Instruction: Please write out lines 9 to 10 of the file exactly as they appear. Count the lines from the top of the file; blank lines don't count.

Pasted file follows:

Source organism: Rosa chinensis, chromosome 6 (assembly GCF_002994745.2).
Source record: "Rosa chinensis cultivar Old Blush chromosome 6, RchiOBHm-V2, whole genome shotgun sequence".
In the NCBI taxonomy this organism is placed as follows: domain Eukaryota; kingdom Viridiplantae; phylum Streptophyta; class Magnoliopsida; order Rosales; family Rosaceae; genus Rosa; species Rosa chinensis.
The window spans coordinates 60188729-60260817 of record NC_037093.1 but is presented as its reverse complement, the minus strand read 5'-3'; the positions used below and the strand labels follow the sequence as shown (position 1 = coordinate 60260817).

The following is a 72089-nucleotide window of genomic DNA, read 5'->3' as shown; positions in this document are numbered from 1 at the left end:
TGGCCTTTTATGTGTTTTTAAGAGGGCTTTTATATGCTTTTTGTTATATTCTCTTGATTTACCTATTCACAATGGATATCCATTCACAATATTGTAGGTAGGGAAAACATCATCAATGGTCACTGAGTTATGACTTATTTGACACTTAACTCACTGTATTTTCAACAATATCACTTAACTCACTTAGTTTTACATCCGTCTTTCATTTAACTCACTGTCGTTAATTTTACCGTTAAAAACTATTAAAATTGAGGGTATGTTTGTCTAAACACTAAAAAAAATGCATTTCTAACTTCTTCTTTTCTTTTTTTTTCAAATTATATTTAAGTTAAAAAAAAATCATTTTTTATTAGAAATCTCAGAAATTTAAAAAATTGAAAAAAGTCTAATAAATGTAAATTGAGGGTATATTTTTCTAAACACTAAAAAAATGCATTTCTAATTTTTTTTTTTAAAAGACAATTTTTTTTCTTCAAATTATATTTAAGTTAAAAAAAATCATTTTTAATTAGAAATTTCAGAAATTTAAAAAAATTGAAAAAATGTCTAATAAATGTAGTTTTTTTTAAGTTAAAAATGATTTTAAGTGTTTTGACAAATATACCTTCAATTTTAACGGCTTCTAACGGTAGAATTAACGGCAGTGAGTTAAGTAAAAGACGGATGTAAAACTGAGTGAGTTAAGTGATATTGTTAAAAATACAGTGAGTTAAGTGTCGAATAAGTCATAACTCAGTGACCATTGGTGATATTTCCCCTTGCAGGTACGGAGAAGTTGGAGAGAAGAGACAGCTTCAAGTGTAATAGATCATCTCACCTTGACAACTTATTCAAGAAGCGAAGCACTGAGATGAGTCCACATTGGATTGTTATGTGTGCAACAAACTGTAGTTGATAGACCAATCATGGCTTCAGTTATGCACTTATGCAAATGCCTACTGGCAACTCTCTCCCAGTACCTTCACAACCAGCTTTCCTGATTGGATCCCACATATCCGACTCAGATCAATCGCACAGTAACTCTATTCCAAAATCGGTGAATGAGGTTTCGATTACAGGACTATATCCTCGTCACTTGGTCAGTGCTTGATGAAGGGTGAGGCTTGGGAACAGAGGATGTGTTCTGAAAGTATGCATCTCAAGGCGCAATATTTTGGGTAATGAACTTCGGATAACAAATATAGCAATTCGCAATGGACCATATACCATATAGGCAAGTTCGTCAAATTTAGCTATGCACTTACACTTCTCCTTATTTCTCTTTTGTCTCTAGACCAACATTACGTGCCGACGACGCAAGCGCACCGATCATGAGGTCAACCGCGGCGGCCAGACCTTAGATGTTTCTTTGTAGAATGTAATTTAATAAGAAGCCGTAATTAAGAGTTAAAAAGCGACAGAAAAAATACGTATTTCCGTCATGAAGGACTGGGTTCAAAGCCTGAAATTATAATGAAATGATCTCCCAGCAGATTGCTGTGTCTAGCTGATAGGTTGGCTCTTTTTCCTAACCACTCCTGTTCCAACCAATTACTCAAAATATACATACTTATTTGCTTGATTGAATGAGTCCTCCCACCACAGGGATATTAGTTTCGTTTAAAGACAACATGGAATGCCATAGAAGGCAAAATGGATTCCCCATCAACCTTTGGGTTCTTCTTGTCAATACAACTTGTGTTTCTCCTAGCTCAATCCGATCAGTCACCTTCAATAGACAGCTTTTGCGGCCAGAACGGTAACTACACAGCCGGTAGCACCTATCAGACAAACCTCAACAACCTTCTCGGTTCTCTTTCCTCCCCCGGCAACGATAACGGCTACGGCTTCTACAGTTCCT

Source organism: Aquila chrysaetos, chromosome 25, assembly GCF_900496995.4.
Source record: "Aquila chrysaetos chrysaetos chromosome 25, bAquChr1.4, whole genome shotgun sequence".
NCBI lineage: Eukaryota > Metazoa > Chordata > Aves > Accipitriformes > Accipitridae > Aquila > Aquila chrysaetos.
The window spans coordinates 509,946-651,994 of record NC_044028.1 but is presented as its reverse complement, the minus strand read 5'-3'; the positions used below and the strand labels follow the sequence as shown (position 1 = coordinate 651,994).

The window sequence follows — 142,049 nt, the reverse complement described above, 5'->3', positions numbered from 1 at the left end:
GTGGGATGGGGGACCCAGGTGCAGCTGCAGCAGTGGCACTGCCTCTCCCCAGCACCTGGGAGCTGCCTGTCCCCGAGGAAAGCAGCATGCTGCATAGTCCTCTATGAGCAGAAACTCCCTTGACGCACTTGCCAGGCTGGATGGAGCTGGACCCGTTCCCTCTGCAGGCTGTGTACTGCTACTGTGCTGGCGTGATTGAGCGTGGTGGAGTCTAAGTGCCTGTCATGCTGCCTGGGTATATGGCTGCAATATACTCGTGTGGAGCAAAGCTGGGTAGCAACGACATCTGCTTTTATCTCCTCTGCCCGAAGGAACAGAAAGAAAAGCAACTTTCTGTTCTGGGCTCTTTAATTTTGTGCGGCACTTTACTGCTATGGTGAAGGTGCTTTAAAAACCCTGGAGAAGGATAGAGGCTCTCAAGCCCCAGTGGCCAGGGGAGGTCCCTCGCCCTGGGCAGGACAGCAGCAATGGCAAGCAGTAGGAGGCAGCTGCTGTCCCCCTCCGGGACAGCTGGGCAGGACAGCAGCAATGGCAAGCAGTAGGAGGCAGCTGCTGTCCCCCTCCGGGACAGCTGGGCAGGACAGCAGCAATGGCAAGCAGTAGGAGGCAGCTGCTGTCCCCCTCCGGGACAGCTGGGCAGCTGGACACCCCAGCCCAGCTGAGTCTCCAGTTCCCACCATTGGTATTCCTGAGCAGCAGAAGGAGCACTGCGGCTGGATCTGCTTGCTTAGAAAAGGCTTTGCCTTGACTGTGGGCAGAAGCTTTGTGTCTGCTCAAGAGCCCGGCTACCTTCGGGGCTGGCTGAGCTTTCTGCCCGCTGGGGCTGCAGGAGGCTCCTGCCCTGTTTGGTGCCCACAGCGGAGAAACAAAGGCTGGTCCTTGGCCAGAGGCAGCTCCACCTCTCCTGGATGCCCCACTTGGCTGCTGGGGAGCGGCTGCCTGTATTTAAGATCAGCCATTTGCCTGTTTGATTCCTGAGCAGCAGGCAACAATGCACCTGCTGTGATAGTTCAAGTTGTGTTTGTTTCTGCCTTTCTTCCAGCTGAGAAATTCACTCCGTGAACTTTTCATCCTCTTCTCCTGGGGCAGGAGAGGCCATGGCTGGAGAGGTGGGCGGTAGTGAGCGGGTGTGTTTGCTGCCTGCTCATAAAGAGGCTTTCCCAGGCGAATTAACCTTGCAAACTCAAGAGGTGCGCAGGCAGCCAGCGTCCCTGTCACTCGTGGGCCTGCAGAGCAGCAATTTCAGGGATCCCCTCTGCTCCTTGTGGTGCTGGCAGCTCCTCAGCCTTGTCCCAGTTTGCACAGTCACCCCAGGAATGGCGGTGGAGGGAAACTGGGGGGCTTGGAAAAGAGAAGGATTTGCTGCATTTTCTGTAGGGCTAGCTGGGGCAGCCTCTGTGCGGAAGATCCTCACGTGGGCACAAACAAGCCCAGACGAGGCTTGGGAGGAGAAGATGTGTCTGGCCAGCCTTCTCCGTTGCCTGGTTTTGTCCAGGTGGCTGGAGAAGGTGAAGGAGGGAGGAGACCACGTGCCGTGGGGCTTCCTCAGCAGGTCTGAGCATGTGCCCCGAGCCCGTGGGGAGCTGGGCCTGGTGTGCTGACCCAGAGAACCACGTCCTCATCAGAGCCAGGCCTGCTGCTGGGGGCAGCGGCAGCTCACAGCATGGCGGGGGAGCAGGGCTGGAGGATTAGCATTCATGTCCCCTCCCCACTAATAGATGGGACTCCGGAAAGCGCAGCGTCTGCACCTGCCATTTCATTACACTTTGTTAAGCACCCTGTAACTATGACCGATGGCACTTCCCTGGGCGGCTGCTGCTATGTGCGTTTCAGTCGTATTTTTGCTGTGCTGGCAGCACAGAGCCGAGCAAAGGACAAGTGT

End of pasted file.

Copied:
NCBI lineage: Eukaryota > Metazoa > Chordata > Aves > Accipitriformes > Accipitridae > Aquila > Aquila chrysaetos.
The window spans coordinates 509,946-651,994 of record NC_044028.1 but is presented as its reverse complement, the minus strand read 5'-3'; the positions used below and the strand labels follow the sequence as shown (position 1 = coordinate 651,994).